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IE is being gutted and rebuilt based on Chromium


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Microsoft building Chrome-based browser to replace Edge on Windows 10


It is no secret how miserably Microsoft's 3-year-old Edge web browser has failed to compete against Google Chrome despite substantial investment and continuous improvements.
According to the latest round of tech rumors, Microsoft has given up on Edge and reportedly building a new Chromium-based web browser, dubbed project codename "Anaheim" internally, that will replace Edge on Windows 10 operating system as its new default browser, a journalist at WindowsCentral learned.
Though there is no mention of Project Anaheim on the Microsoft website as of now (except Anaheim Convention Center at California), many speculate that the new built-in browser could appear in the 19H1 development cycle of Microsoft's Insider Preview program.
According to the report, the new browser will be powered by Blink rendering engine used by Chromium, one that also powers Google's Chrome browser, instead of Microsoft's own EdgeHTML engine.
Chromium is an open-source Web browser project started by Google that is popular among web browser developers and also powers Vivaldi and Opera browsers.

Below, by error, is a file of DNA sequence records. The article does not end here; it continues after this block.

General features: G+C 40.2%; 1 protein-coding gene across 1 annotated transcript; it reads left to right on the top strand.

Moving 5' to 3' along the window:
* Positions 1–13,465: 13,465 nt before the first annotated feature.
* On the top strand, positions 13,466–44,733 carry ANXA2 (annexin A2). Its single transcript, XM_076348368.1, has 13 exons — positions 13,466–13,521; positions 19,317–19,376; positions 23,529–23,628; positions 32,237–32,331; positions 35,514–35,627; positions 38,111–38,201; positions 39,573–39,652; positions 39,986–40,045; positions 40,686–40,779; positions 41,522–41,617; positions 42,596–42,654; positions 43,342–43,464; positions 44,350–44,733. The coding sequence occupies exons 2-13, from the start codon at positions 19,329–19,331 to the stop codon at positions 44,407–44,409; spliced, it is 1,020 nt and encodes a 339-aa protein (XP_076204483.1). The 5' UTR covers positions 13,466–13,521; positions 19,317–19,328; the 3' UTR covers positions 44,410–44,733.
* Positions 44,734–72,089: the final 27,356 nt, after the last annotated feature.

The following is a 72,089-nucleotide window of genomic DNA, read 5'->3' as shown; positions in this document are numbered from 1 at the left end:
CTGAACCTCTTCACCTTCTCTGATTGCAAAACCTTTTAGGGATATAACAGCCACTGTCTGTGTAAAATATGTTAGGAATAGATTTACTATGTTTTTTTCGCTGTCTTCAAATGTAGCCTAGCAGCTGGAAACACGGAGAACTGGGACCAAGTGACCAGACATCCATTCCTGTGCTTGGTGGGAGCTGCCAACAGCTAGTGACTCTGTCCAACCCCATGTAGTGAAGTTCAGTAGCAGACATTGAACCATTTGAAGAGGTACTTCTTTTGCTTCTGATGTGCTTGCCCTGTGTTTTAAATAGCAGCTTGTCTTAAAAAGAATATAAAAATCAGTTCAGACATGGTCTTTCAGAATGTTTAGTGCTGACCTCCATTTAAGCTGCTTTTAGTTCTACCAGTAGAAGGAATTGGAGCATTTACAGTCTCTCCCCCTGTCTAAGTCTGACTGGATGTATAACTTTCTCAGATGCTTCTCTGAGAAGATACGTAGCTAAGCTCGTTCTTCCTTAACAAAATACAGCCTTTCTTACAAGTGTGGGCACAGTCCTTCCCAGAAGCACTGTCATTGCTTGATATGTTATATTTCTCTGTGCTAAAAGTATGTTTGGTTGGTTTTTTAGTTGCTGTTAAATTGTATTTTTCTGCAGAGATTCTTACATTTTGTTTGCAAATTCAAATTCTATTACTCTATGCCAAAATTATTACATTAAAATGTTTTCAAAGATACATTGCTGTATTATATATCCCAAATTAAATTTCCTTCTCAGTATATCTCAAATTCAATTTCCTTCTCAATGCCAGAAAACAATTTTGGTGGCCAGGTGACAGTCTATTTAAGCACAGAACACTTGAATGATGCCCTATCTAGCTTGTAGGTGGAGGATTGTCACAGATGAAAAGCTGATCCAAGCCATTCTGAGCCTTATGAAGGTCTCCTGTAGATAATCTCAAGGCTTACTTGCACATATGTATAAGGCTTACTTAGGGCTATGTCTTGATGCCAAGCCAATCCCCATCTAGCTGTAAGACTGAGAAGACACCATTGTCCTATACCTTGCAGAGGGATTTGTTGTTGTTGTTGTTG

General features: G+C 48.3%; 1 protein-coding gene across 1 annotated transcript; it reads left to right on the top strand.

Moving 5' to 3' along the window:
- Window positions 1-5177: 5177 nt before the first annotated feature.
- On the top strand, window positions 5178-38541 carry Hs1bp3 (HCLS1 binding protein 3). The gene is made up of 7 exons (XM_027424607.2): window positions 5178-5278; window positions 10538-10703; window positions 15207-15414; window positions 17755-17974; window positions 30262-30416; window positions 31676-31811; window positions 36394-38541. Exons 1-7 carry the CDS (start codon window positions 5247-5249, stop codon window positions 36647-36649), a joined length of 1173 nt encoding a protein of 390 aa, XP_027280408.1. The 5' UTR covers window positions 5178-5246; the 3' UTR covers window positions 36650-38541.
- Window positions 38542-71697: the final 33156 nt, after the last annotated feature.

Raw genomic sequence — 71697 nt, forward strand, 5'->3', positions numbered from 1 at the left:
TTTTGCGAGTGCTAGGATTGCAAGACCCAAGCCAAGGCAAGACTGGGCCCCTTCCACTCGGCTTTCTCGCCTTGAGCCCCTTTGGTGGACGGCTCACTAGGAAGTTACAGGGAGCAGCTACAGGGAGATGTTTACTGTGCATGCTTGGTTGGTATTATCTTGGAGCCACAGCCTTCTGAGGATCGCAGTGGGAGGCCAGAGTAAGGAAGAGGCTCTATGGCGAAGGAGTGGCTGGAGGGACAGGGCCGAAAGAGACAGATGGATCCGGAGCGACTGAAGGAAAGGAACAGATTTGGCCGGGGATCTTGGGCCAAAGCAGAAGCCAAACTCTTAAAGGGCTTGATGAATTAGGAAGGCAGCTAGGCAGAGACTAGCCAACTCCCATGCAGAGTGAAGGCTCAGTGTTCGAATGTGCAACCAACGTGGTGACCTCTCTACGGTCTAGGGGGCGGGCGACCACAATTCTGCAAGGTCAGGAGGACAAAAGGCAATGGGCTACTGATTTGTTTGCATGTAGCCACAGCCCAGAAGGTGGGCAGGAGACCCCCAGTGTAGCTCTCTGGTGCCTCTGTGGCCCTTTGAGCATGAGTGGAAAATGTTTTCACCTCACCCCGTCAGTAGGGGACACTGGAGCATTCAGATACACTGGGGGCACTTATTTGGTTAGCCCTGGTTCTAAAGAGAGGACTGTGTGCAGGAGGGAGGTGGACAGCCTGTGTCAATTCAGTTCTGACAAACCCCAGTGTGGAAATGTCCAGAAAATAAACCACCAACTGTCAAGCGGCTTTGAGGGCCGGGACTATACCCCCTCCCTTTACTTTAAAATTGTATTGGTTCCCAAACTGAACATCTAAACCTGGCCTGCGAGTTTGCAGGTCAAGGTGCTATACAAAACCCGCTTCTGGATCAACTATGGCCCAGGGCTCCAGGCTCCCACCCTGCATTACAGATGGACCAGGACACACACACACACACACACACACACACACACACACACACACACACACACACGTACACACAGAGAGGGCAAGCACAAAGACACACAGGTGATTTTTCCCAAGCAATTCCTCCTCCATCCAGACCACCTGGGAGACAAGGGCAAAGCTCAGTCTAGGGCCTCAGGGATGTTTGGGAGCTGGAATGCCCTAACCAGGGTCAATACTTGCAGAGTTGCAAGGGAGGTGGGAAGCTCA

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Microsoft Putting Edge on Chromium Will Fundamentally Change the Web


After more than 20 years of fighting for relevance on the web, Microsoft is planning to scrap the underlying architecture of its internet browser in favor of Chromium.
That alone is monumental, and the internet responded with both jubilation and hesitance as you’d expect: Internet Explorer’s legacy is finally dead!
But, we just learned the full picture, with Microsoft announcing the move on GitHub Thursday, and it's even bigger than we could have possibly dreamed of. Not only will Edge use Chromium as its rendering engine, but Microsoft is actively investing in developing the open-source engine further, to best optimize it for every device it touches.
A rendering engine is the software your browser uses to display web pages. Different rendering engines have different quirks and features, maintained by their own parent companies, with the largest in use today owned by Mozilla, Google, Microsoft, and Apple.


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I enjoyed Microsoft Edge but it just didn't feel like a complete browser, always had some little issues with it. Can't wait to use their new browser. đ

Microsoft is becoming more "open minded", better late than never :)

Thanks for the post LSW.


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